Incumbent Sen. Bill Nelson (D-Fla.) has filed a lawsuit demanding that vote-by-mail ballots that arrived late still be counted in the 2018 midterm election.
Here's what you need to know
Nelson attorney Marc Elias argued that ballots should be counted as long as they were postmarked by Nov. 6.
According to the Florida's Department of State, “the voted ballot must be returned and received by the Supervisor of Elections no later than 7 p.m. on Election Day” in order to be counted.
The lawsuit argued that “Florida's 7 p.m. Election Day receipt deadline for vote by mail ballots burdens the right to vote of eligible voters.” If Nelson's team wins the lawsuit, any ballot received within 10 days of the election would be counted, as long as it was postmarked by Nov. 6.
Nelson also called for his Republican opponent, Gov. Rick Scott, to formally remove himself from “any role” in the recount process, saying in a video message that it is “obvious that Scott cannot oversee this process in a fair and impartial way.”
Scott, meanwhile, could be close to firing Broward County Election Supervisor Brenda Snipes, under whose oversight the election process in Broward has been plagued with problems.
Nelson's team has also sued the state of Florida, arguing that poll workers with “untrained opinions” should not have the authority to disqualify ballots based on “whether signatures match.” On Friday, Elias told reporters that "this serves as an outright disenfranchisement and burden on the right to vote."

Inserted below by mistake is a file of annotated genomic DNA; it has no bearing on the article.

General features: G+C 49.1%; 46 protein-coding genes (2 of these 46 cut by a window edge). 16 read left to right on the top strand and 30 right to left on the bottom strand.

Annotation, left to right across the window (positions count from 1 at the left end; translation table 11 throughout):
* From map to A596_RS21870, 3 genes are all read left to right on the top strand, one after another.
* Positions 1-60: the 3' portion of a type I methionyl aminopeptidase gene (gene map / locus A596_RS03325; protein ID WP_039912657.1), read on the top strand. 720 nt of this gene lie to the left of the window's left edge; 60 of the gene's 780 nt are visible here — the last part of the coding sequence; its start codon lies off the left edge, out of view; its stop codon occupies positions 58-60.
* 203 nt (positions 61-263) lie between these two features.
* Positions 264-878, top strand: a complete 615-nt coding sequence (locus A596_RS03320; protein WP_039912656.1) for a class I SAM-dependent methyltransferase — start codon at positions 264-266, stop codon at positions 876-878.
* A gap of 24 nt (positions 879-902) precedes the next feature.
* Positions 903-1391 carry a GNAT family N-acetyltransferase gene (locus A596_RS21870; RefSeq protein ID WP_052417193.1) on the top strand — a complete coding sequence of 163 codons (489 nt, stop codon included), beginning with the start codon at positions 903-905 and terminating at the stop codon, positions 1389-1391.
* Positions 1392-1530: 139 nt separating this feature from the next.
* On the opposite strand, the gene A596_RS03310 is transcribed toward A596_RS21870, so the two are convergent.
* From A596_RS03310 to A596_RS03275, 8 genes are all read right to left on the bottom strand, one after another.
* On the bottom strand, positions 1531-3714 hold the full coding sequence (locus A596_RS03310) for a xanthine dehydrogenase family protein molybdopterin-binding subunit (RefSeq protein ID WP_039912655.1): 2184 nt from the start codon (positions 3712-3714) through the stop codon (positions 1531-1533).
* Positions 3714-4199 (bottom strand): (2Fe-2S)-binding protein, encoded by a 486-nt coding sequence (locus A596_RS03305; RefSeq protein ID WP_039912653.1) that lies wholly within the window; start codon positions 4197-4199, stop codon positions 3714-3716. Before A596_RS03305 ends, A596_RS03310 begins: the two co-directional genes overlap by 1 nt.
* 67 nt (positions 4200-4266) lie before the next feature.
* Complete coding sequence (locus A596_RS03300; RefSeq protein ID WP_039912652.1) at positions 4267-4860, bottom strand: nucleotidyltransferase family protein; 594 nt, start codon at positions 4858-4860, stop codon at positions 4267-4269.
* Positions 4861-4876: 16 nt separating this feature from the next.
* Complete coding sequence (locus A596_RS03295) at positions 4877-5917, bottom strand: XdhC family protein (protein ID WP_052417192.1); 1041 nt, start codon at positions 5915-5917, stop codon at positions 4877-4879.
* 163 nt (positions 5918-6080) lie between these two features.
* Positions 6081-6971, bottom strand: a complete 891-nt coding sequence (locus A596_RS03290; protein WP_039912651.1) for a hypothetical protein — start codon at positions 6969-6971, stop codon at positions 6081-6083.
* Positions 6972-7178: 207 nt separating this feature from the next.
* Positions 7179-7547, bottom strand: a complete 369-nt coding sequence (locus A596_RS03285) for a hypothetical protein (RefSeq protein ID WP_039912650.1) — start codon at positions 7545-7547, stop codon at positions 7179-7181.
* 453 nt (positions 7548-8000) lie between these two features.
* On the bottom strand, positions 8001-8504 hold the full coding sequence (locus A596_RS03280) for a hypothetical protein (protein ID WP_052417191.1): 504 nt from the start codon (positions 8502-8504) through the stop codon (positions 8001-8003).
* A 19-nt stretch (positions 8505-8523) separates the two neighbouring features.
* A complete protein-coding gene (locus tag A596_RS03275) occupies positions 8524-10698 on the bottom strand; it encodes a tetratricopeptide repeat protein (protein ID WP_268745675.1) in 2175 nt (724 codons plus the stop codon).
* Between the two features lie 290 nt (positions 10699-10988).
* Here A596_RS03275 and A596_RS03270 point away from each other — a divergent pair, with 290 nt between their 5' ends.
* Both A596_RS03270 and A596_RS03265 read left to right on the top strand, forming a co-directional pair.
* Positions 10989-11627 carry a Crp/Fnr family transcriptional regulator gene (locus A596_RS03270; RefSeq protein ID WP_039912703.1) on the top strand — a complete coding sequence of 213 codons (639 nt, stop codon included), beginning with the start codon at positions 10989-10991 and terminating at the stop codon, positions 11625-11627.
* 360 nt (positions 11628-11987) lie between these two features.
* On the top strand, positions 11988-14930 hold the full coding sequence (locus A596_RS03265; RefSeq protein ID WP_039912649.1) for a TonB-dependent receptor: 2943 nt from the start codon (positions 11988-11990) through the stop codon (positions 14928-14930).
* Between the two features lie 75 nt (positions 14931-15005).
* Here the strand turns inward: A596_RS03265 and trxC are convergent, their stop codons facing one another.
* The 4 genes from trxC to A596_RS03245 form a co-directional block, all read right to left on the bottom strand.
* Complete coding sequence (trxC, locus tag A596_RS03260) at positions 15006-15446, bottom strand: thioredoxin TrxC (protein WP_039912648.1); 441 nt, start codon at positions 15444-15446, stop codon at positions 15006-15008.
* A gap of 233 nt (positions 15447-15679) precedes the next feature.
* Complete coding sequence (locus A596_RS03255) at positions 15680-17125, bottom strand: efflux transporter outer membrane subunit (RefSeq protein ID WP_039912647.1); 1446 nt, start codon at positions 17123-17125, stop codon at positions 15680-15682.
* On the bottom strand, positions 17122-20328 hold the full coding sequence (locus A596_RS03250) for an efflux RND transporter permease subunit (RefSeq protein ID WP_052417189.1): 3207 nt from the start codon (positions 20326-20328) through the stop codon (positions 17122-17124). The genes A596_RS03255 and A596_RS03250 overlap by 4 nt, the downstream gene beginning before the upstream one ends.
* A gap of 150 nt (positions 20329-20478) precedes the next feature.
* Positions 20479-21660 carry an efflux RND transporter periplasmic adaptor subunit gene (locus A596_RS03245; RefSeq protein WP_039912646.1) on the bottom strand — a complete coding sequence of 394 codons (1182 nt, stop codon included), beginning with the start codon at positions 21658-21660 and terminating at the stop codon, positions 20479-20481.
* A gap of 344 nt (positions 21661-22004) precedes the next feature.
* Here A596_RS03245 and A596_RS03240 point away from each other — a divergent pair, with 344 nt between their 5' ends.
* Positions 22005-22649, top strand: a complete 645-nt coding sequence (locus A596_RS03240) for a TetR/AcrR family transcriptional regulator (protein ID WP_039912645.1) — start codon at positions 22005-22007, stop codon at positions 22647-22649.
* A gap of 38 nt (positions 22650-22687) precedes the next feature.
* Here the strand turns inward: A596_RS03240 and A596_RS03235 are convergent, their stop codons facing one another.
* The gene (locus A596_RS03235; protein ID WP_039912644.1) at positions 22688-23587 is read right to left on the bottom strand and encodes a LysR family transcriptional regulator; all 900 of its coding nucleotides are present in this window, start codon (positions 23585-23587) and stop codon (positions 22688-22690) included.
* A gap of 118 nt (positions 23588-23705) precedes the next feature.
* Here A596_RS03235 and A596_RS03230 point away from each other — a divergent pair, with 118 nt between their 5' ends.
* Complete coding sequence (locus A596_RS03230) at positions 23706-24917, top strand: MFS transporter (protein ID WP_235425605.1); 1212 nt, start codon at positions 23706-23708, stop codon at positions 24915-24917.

Former Democratic Congressman Patrick Murphy claimed in a tweet that his ballot had been among those disqualified for having an inconsistent signature.
Scott, meanwhile, has accused Nelson and Elias of trying to “steal” the election and called their efforts “sad and embarrassing.”
What about the recount?
Scott currently leads Nelson by only 0.14 percent of the vote. Any margin smaller than 0.25 results in an automatic recount by hand.
In the race for the governorship soon to be vacated by Scott, GOP Rep. Ron DeSantis leads his opponent, Democratic Tallahassee Mayor Andrew Gillum, by only 0.41 percent. This triggers an automatic recount since it's under the required half a percentage point, but it does not trigger a recount by hand.
Scott's campaign has successfully filed a lawsuit of his own. Scott sued Snipes, demanding that she disclose voting records in keeping with state law. On Friday, a judge ruled in favor of Scott.